Im dating a gang member

But the prosecution argued that spray-painting over a rival’s mural was an aggressive act intended to incite violence — the equivalent of firing a shot.

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But Greg Bentley, Sebourn’s lawyer, told me that his client couldn’t have been charged with murder without it.He said, “The only way a jury is ever going to be able to connect something as minor as spray painting over a wall to a murder conviction is by adding a gang enhancement.”In California, gang enhancements became law in the late 1980s, at a time when chaos and violence in some of the state’s cities had reached alarming levels.But according to the prosecution, Sebourn had set the entire chain of events in motion a few hours before the shooting, when he and two of his co-defendants tagged a mural eulogizing dead Norteños in an alley behind the building where Gomez lived.Sebourn and the others were caught in the act and beaten by Norteños, though they got away with little more than scrapes and bruises.The feud between them often turns deadly, and according to Thomas Brennan, the district attorney, this was one such instance: Sebourn and his co-defendants were Sureño gang members hunting for rivals on Valentine’s Day in 2013, when they found Gomez, out on a walk with his girlfriend.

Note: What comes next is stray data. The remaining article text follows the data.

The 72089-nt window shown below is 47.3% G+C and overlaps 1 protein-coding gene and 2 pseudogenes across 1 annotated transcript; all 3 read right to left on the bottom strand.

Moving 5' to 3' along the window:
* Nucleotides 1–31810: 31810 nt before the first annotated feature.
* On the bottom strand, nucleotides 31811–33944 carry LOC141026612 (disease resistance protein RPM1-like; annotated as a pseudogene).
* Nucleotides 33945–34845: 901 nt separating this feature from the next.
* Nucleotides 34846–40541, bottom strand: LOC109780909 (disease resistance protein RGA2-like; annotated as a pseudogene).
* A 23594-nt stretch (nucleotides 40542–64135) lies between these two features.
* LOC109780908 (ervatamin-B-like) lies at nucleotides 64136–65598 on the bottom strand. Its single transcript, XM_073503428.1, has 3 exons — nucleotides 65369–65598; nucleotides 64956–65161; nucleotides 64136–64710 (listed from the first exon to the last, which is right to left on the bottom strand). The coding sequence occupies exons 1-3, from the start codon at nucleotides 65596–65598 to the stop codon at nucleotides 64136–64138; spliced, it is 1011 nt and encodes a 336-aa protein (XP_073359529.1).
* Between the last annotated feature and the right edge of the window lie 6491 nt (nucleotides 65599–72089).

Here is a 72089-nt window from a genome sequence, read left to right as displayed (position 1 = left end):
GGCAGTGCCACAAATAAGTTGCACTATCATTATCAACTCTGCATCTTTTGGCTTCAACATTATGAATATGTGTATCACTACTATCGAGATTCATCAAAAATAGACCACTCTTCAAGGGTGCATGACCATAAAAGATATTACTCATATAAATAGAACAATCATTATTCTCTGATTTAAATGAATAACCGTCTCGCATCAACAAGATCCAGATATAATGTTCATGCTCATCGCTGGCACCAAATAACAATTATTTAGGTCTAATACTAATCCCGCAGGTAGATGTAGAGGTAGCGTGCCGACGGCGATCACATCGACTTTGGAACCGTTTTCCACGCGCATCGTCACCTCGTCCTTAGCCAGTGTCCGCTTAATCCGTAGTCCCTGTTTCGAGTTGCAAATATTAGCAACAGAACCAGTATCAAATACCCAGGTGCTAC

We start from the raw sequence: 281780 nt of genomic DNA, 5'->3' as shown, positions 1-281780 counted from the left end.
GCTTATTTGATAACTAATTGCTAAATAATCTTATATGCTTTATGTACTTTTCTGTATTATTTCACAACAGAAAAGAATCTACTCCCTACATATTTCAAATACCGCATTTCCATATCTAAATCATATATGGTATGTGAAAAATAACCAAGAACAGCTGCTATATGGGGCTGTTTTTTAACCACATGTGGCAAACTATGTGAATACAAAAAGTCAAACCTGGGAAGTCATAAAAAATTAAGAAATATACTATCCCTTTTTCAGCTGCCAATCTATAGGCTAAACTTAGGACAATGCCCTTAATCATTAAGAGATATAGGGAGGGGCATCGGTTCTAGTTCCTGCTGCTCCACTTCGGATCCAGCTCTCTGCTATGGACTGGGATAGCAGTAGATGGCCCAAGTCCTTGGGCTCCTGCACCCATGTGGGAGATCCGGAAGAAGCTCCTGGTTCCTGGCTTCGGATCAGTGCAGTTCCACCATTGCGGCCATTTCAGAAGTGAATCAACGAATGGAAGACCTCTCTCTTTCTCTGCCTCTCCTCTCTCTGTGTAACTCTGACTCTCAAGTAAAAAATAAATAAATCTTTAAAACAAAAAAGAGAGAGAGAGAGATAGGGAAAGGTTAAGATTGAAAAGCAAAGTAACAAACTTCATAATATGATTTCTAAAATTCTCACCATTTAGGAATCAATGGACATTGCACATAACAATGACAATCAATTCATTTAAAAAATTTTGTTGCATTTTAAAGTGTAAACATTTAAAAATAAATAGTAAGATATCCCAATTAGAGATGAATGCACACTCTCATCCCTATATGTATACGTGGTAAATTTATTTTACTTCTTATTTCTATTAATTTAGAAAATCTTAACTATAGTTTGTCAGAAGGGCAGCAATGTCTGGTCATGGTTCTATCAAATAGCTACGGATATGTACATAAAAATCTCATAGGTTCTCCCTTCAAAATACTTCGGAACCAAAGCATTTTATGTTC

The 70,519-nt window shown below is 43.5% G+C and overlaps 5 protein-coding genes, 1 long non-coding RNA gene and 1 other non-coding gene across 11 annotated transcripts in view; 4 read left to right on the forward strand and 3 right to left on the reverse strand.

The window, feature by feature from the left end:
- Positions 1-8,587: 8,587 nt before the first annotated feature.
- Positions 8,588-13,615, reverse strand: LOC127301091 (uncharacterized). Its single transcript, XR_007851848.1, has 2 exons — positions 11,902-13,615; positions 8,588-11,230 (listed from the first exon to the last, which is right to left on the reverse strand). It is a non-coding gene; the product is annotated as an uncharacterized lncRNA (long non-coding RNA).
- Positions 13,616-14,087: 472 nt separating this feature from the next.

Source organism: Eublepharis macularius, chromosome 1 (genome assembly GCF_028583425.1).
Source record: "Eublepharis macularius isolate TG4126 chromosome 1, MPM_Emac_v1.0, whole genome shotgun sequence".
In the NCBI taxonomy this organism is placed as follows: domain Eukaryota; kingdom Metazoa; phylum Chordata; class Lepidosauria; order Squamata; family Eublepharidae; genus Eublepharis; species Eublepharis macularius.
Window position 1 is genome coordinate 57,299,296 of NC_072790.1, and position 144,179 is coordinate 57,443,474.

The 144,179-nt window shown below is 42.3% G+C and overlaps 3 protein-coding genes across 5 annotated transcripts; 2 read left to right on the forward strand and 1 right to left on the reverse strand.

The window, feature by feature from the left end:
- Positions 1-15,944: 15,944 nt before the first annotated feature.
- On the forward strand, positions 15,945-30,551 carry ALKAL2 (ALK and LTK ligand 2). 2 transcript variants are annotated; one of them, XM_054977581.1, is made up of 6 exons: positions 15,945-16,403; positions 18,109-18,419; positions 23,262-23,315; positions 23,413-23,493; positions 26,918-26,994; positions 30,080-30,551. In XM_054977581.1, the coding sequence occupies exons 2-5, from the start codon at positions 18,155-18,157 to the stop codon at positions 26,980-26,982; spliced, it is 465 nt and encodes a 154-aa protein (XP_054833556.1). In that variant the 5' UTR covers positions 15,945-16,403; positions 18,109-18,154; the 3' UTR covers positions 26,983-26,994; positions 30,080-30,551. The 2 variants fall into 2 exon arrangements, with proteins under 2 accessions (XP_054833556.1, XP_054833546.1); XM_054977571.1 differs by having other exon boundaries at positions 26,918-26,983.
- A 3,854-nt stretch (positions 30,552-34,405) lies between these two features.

Brennan was not saying that Sebourn had fired the gun; in fact, the accused shooter, Giovanni Barocio, had evaded arrest and is believed to be in Mexico, while witnesses and time-stamped 911 calls made it difficult to believe Sebourn had even been present at the scene when Gomez was killed.The violence had spilled out of the ethnic enclaves where gangs thrived, and the public demanded action.The State Legislature responded with the Street Terrorism Enforcement and Protection Act (STEP Act), Statute 186.22 of the penal code, which, for the first time, legally defined “gang” in the state of California: a formal or informal group of three or more, sharing a common identifying name, symbol or sign, and whose primary activity is crime.When the STEP Act became law, there were dissenting voices, some of them unsurprising, like the American Civil Liberties Union.But there were others you might not expect: Among law-enforcement authorities, for example, there were concerns that the STEP Act could be applied too broadly.The center of the crisis was Los Angeles, where there were more than 800 homicides in 1987.